As reported yesterday, Wisconsin on the infectious spread and health front is doing very poorly and now seeing similar levels and nearing dangerous thresholds that New York saw in April despite having the ability to learn from other places that had outbreaks ahead of Wisconsin. However, one glimmer of hope is that business leaders see Wisconsin faring well economically overall for now.

Kurt Bauer, the Wisconsin Manufacturers and Commerce CEO said the industries that struggled in the beginning of the pandemic, like hospitality and tourism, are still having to get creative. However, manufacturing has helped to keep the state afloat as 20% of the state’s gross domestic product is in the manufacturing industry.

“Typically in a downturn economy, manufacturing gets hit pretty hard and then is usually slow to recover,” Bauer explained. “But because manufacturing was labeled an essential sector of the economy, and the workers and the supply chain were also labeled essential, manufacturing is doing very well. And I think that’s one of the reasons why Wisconsin is doing as well as it is on the unemployment rate.”

Wisconsin’s unemployment rate began the year at about 3%. The early stages of the pandemic’s impact on the state sent it to levels upwards of 14%. Currently, unemployment is at about 5%.

Dave Eckmann, president and CEO of the Greater Wausau Chamber of Commerce echoed Bauer. He said fortunately, he had not seen many businesses close due to the pandemic in the area. They have made cuts and adjustments to survive, but closures have been few. While businesses may not have been open to the levels seen before the pandemic, Eckmann said retail and restaurants got some relief during the summer as people were able to easily have customers shop and dine outside.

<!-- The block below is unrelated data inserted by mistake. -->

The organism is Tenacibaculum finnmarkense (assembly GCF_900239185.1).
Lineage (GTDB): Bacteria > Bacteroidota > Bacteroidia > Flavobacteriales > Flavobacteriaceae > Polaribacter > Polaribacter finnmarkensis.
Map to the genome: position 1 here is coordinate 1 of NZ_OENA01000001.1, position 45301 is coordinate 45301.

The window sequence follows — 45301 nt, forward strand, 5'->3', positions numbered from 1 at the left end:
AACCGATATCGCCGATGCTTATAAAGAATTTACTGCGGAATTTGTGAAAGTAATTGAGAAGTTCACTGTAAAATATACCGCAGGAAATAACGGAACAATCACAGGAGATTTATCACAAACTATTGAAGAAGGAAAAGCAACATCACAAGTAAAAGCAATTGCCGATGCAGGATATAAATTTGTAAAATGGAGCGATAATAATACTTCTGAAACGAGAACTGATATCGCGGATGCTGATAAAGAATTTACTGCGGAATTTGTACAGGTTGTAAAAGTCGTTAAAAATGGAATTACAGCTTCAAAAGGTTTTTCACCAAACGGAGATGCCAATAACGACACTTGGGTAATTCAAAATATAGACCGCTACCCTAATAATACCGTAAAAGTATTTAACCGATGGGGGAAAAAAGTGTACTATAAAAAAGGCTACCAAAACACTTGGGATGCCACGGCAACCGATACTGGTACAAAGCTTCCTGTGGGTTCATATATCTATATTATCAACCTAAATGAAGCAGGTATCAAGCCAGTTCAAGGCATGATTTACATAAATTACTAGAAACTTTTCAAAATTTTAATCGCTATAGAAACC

“Now we’re seeing that the weather is turning,” Eckmann said. “Retail is going to have to go back to and is going back to what they had to do this spring and early summer to keep their businesses. So, curbside, online sales, delivery, anything that they can do to be creative to help meet the needs of their customers.”

He urged people to support local businesses through this time. He also said CARES Act funding directed at small businesses needs to be passed again before it runs out Dec. 31, noting that funding has kept the most impacted businesses afloat. The governor, legislators, and Bauer also stated the importance of Congress passing new CARES Act funding.

As for specific assistance to businesses and the economy, Bauer said funding targeting the most impacted businesses needs to continue, mentioning the paycheck protection program being helpful. He was not in favor of the additional $600 added to pandemic unemployment benefits because he said it disincentivizes people from working. He also said legislation related to COVID-19 liability protection needs to be addressed to protect all entities from frivolous lawsuits related to COVID-19 spread.

For now, they all beg people to follow the COVID-19 mitigation strategies: wear a mask, social distance, limit in-person interactions and gatherings, wash hands, and disinfect surfaces.

“It’s an economic imperative for us to get it under control," Bauer warned. "The economy cannot recover fully until we’re past COVID-19.”